Published: May 30, 2017
NEW YORK CITY — Henry David Thoreau’s simple green desk where he wrote Walden and the essay known as “Civil Disobedience“, along with 18 additional Thoreau artifacts, were carefully packed this week by the Concord Museum’s collections team for a maiden journey to New York’s Morgan Library & Museum, where they will be part of “This Ever New Self: Thoreau and His Journal,” a joint exhibition between the Concord Museum and the Morgan Library & Museum. Thoreau’s desk, which has never left his hometown of Concord, will be part of the most comprehensive exhibition ever created about Thoreau. The exhibition is currently on view, running until September 10 in New York; the exhibition will be on view at the Concord Museum from September 29 to January 21, 2018.
David Wood, curator of the Concord Museum and author of An Observant Eye: The Thoreau Collection at the Concord Museum, explained, “Thoreau’s green desk was made in Concord in 1838 by a cabinetmaker who charged about a dollar for it. Thoreau kept it with him all his life, wrote on it daily, and kept his journal locked inside it. The part the desk played in American’s intellectual history is all out of proportion to its humble form. It’s interesting to note that in all likelihood Thoreau’s green desk has never before been more than two miles from the shop it was made in.”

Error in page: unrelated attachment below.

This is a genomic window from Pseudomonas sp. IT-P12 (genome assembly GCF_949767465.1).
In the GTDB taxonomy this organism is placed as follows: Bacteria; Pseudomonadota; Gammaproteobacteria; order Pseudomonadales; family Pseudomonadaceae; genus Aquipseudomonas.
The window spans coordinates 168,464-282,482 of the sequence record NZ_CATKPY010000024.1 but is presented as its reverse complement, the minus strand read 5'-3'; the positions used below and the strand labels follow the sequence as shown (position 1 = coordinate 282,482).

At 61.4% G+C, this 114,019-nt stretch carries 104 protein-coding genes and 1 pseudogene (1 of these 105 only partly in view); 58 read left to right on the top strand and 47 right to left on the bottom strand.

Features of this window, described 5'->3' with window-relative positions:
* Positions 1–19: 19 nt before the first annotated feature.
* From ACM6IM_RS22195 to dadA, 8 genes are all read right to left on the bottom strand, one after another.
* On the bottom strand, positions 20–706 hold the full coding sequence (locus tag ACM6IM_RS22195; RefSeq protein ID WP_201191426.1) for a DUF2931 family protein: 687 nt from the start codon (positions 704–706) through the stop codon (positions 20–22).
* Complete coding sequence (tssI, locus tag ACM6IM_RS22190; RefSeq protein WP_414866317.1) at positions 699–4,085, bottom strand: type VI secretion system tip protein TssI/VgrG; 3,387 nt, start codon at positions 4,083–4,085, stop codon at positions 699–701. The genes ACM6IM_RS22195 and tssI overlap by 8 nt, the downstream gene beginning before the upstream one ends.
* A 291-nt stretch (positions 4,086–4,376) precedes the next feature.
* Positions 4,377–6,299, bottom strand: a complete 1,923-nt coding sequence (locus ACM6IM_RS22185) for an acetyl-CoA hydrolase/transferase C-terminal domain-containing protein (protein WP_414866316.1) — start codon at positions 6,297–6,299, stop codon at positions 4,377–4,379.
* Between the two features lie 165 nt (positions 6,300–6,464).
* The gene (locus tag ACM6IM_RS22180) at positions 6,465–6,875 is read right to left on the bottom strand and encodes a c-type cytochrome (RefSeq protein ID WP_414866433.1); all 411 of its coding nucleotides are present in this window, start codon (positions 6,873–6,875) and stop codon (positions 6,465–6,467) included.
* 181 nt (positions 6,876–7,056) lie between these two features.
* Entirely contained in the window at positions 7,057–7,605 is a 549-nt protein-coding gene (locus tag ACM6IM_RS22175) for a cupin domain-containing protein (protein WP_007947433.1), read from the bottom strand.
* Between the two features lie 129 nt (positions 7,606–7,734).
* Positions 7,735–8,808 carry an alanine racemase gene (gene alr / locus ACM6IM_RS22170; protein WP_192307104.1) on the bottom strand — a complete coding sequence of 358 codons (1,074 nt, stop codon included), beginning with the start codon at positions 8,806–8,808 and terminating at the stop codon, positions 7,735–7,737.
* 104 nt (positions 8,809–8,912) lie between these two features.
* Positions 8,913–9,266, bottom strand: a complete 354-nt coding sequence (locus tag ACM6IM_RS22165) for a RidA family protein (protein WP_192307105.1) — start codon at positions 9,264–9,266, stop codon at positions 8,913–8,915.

Some of notable artifacts that the Concord Museum shipped to New York include an ambrotype image of Thoreau (this is one of two photos in existence); his walking stick, flute, and spyglass; his copy of the Bhagavad-Gita; as well as numerous other items.
Thoreau is best known as the author of Walden, universally acknowledged as one of the great books of American literature, and “Civil Disobedience“, one of the most influential essays in the worldwide democratic tradition. Both were written on this desk.
Wood said, “The Concord Museum has for more than 130 years been responsible for the great majority of the artifacts associated with Henry Thoreau’s life in Concord. The manuscripts aren’t here, but, largely through the agency of Henry’s sister Sophia, the objects are.”
The Morgan Library & Museum is at 225 Madison Avenue at 36th Street. For information, 212-685-0008 or www.themorgan.org.
The Concord Museum is at 200 Lexington Road, Concord, Mass.. For information, www.concordmuseum.org or 978-369-9763.
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